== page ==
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Canada cedes ground on copyright extension

New Zealand's primer on the TPP suggests the agreement will indeed extend copyright periods to 70 years across the board. Canada, which currently has a 50-year term of copyright protection, opposed that move but appears to have lost.

"This is something that we know is in there and that's probably worse for Canada than for other countries because we resisted dramatically extending our terms for copyright," says Tamir Israel, staff lawyer at the Canadian Internet Policy and Public Interest Clinic in Ottawa, adding it is not clear whether Canada negotiated a transition period.

Michael Geist, a law professor at the University of Ottawa, has argued that research shows extended copyright periods are costly for consumers and do not encourage creativity.

Whither 'notice and notice'?

Based on previously leaked versions of the TPP, experts were concerned the deal would be incompatible with Canada's copyright-infringement notification regime, a system the federal government spent years consulting numerous parties on and which came into force just this year.

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The regime allows rights holders to contact Internet service providers (ISPs) about alleged copyright infringement and requires the ISP to pass that notice on to the customer. The rights holder is not given the customer's identity, and if they want to pursue legal action, they must get a court order.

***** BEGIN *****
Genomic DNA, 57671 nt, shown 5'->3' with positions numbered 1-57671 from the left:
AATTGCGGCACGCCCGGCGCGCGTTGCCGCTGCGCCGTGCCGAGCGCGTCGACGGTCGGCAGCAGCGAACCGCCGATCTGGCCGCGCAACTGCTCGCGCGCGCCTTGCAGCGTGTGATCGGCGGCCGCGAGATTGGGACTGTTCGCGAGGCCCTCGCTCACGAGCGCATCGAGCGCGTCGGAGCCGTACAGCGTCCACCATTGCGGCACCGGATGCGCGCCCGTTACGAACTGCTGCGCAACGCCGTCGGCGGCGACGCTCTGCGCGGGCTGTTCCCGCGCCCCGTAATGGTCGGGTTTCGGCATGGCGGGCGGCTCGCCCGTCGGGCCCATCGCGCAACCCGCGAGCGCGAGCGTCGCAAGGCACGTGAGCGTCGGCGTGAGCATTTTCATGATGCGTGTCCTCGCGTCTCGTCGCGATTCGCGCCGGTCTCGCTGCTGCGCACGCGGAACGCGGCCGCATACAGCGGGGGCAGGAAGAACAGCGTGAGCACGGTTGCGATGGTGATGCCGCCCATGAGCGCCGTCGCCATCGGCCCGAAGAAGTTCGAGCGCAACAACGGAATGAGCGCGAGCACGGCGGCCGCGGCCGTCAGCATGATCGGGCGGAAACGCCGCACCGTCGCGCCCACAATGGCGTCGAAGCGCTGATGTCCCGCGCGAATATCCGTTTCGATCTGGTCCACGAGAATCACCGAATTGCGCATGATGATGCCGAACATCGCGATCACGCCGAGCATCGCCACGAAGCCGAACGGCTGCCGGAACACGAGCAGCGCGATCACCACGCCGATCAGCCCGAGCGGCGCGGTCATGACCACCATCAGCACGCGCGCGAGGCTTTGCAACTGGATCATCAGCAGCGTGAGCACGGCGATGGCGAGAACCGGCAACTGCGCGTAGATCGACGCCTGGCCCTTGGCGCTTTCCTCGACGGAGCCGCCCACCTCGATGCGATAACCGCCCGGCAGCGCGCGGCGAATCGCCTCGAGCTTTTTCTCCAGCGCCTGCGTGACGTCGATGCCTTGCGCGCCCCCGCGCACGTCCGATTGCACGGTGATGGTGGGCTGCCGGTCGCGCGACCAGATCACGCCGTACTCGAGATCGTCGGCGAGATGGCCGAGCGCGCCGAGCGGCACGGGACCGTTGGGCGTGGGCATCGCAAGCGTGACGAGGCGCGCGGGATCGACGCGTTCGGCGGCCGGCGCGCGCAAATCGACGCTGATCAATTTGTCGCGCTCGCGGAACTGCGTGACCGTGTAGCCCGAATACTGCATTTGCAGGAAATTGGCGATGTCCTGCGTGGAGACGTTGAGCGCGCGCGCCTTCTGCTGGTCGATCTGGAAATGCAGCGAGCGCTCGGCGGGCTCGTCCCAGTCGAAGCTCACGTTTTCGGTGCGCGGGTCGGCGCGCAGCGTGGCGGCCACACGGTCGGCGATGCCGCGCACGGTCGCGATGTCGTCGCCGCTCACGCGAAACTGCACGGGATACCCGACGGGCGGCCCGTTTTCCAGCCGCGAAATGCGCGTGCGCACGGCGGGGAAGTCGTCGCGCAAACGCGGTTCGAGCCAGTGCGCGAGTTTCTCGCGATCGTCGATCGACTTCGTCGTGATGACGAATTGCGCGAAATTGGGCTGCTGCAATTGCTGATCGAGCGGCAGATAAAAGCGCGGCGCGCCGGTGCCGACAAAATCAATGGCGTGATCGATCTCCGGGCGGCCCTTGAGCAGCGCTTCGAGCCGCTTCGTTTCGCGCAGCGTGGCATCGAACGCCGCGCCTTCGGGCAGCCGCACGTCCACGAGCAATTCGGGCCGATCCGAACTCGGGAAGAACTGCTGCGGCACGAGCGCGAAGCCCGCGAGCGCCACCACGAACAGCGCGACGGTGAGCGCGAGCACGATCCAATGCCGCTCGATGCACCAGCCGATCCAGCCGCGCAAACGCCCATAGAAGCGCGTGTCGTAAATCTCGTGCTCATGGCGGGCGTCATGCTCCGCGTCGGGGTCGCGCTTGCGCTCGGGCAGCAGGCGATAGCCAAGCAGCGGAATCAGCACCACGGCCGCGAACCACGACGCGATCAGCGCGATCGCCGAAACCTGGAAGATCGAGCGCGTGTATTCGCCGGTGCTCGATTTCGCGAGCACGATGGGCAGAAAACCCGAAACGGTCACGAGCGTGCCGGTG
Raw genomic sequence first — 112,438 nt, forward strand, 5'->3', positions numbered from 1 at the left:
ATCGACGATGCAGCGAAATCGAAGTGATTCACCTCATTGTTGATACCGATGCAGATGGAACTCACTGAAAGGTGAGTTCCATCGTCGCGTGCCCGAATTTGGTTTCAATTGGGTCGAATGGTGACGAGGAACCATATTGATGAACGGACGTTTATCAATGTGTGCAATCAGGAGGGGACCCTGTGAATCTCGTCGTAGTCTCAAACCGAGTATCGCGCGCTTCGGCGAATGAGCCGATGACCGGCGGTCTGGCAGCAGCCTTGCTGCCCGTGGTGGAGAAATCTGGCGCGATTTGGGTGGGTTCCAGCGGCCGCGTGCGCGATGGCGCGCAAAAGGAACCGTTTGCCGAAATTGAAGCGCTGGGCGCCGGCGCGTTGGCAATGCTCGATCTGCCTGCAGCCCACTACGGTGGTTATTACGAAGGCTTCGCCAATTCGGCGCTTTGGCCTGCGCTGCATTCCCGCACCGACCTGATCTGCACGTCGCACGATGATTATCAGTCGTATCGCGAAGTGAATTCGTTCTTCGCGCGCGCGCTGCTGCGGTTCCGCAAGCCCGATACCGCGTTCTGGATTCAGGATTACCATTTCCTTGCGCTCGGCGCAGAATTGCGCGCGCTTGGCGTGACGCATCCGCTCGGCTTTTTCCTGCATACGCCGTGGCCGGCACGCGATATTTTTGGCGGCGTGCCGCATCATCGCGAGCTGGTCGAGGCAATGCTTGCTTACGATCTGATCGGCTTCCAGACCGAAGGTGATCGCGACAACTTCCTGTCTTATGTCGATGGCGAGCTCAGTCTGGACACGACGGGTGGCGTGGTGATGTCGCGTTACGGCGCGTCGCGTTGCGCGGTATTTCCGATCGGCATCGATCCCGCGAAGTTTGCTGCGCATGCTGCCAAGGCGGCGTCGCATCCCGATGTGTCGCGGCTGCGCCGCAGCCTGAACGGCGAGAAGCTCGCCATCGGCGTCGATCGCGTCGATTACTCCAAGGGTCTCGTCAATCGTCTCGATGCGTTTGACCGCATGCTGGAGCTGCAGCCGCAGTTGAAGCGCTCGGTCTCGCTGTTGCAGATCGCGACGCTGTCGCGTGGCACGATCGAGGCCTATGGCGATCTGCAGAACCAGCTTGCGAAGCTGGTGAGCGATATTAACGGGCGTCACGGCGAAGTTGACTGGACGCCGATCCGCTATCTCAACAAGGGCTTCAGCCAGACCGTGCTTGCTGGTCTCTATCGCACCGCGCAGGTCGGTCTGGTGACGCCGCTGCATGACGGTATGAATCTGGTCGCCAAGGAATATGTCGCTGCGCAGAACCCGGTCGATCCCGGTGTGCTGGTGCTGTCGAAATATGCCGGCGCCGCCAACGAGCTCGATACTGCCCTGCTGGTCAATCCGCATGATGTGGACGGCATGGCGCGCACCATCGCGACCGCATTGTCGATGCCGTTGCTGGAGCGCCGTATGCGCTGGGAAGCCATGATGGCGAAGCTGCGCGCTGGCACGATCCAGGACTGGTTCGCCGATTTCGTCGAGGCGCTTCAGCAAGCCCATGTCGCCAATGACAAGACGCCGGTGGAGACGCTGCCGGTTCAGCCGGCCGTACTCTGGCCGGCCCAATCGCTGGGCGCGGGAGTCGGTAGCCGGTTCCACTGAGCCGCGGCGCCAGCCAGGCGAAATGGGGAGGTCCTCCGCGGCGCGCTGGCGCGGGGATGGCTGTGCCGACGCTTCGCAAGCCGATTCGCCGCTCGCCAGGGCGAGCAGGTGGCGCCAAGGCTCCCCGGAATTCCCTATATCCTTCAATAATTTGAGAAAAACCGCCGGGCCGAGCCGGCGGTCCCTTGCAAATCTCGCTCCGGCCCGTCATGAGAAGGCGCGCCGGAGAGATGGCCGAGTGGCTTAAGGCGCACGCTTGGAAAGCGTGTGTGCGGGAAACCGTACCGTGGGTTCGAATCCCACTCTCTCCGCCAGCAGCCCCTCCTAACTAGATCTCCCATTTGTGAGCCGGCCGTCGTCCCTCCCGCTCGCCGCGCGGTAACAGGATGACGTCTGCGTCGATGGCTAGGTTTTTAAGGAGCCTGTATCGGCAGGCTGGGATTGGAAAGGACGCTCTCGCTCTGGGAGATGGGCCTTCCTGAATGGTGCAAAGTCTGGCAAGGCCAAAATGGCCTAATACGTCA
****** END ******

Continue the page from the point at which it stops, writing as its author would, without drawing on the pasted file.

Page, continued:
The Canadian summary of the TPP suggests it may protect the "notice-and-notice" system, which would be a good outcome, says Christopher Parsons, a researcher at the University of Toronto's Citizen Lab. "Canada went through a decade or so of debate on what the nature of copyright protection and notice regimes should look like."

"In many ways no one is perfectly happy with [the notice-and-notice regime], which probably suggests it's a good political compromise," he says, noting the system aims to discourage copyright infringement and change people's behaviour while relatively low financial penalties avoid "a life-destroying impact."

An end to mandated local data storage

The final agreement could also bar countries from requiring that data be stored on local servers. Many data localization initiatives evolved in response to heightened surveillance efforts by the United States in the post-9/11 era, Mr. Parsons says. But leaks from Edward Snowden revealed that the National Security Agency was able to access information stored outside U.S. borders through agreements with its counterpart agencies in allied countries. "I remain somewhat dubious that data localization – from a practical sense, not a legal sense – actually provided a significantly higher degree of privacy."

In any case, two Canadian provinces – British Columbia and Nova Scotia – have legislation that mandates certain types of government information be stored locally, he says, adding that those requirements could be challenged under the terms of the TPP.